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Little Women: There Will Be Germans. Oh, and Pap.

Let me preface this with a warning: there will be numerous spoilers for the plot to Little Women.

SPOILER: there is no plot to Little Women.
Not a plot in sight! The girls grow up, get married, have babies, and sometimes die. (SPOILER!) Then again, if you are a girl, you know this already.
For those who were spared: Little Women is about four sisters, the Marches, who live in Civil War-era… oh, let’s say New England. You would think it would be impossible to tell a story about Civil War-era American life without really mentioning slavery, or the Civil War! You would be wrong. This probably says something about the domestic sphere vs. the public sphere, or the female experience of war, or about trying to create a sense of common national identity in 1868 (they do hate on the British a bit), but it also says something else: B-O-R-I-N-G.
The March sisters are poor, although it’s a Jane Austen kind of poverty, consisting as it does of having only one servant (horrors!) and having to take up genteel professions. They spend a lot of time telling anecdotes, having adventures (like that one time Jo goes over to the neighbor’s house, or that other time Jo goes over to the neighbor’s house, or that time when, you won’t believe it, Jo actually goes over to the neighbor’s house - man, these girls are crazy!) about which they tell anecdotes, and, of course, extracting a moral out of every single anecdote that they tell. In the absence of any discernible conflict, Alcott relies on the time-honored practice of separating her female cast into opposed yet complimentary Personalities (TM).
Let’s see, you’ve got the sheltered one:

The boyish one:


The annoying, self-centered, if-she-mentions-clothing-one-more-time-I’ll-smack-her one:


And the old one:

The book is basically devoted to explorations of how these Personalities(TM) develop, make choices, get married (or die, SPOILER), and learn life lessons. If you do not shudder at the phrase “life lessons,” as I do, it has evidently been a while since you read Little Women.
I am being negative. That is not nice. So, let me throw in something positive right up front: I think it is very impressive that Louisa May Alcott managed to write an enduringly popular novel, since she apparently never spoke to another human being in her life. In every scene in which the girls are gathered, the dialogue follows a distinctly unnerving pattern, which goes like this:

Meg says something,
then Jo says something,
then Beth says something,
then Amy says something else.

The order sometimes varies, but the weird spelling-bee effect of the whole arrangement never dies. Let’s not even touch on the things that they actually say. (“All the married people take hands and dance around the husband and wife, as the Germans do, while we bachelors and spinsters prance in couples outside!” I’ve never had a wedding, but if I had, and the guests had suggested “prancing” or doing anything “as the Germans do,” I would have closed the reception hall down and sent their gifts back unopened. Not the March sisters. They love German prancing. They prance the shit out of that German business. They are prancing balls over at the March place. )

So: let’s rattle off the list, shall we?
Meg March, the oldest, is boring. She wants to get married and have babies, and then she does. The dude – a German tutor – is poor, which is kind of a problem, except that it isn’t. So, um, check!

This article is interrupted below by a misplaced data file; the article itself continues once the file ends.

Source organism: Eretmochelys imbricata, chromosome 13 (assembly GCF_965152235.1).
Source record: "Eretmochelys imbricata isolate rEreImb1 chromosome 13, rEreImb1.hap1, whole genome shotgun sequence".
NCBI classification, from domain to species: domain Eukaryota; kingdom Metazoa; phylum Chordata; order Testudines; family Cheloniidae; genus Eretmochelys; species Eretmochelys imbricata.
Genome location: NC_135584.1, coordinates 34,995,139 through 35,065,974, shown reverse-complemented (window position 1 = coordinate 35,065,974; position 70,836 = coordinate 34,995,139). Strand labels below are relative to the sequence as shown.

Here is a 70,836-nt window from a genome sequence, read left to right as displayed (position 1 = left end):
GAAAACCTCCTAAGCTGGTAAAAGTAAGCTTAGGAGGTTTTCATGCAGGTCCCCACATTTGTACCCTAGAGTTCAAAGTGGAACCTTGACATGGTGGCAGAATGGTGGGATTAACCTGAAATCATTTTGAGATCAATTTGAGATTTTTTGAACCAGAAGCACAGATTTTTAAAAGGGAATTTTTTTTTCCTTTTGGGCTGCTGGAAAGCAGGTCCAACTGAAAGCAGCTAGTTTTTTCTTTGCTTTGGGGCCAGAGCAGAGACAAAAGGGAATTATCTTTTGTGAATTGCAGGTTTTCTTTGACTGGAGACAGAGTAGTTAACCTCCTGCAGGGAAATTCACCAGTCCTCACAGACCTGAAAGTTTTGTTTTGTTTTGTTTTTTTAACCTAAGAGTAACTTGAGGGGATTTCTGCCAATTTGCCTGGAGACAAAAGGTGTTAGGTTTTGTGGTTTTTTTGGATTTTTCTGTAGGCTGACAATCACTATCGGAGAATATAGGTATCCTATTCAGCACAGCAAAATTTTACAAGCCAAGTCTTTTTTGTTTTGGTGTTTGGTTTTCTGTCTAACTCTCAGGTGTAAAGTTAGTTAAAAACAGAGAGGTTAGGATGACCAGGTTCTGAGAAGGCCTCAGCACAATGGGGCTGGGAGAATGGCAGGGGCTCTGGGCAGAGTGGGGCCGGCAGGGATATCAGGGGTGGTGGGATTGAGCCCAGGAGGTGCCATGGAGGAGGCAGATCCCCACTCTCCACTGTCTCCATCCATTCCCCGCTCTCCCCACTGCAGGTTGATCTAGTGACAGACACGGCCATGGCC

Beth March is the simple child that they keep locked in the basement. She’s so shy that she can’t talk to anyone outside of her immediate family, she rarely leaves the house, and her only interests in life are her piano, her many cats, and her collection of creepy, disfigured dolls.
“There were six dolls to be taken up and dressed every morning, for Beth was a child still, and loved her pets as well as ever; not one whole or handsome one among them… [as one had] no top to its head, she tied on a neat little cap, and, as both arms and legs were gone, she hid these deficiencies by folding it in a blanket, and devoting her best bed to this chronic invalid. If anyone had known the care lavished on that dolly, I think it would have touched their hearts… She brought it bits of bouquets; she read to it, took it out to breathe the air, hidden under her coat; she sung it lullabys, and never went to bed without kissing its dirty face.”

Boy, that sure touched my heart… WITH EVIL! SHE’S EVIL! Anyway, Beth dies. There is some business involving tending to the poor and a lingering case of scarlet fever. After wasting away for approximately seventy-five percent of the book (and taking lots of belladonna for her health) she finally kicks off.

This leaves us with two well-drawn characters in the book, Jo and Amy. Before we get into that, however, let us pause to consider the dark, throbbing heart of Little Women: Marmee.

Marmee is the girls’ mother. She is terrifying. When you live at Marmee’s house, you don’t get presents for Christmas: you get inspirational Christian tracts. Actually, you get the same tract, purchased four times. Marmee could have gotten you other presents, but preferred to give you the same incredibly disappointing item over and over, just to rub it in your face. You don’t get breakfast; you give your breakfast away to the German family down the block. (Again with the Germans!) Do you miss your dad, who is away in the war? Well, Marmee has a story for you. It’s about the time she met a guy whose four sons were killed in that very war, and how you are all selfish shits because your father isn’t dead. One of the most heartwarming/creepy scenes in literature comes when Marmee advises Jo on how to deal with emotions: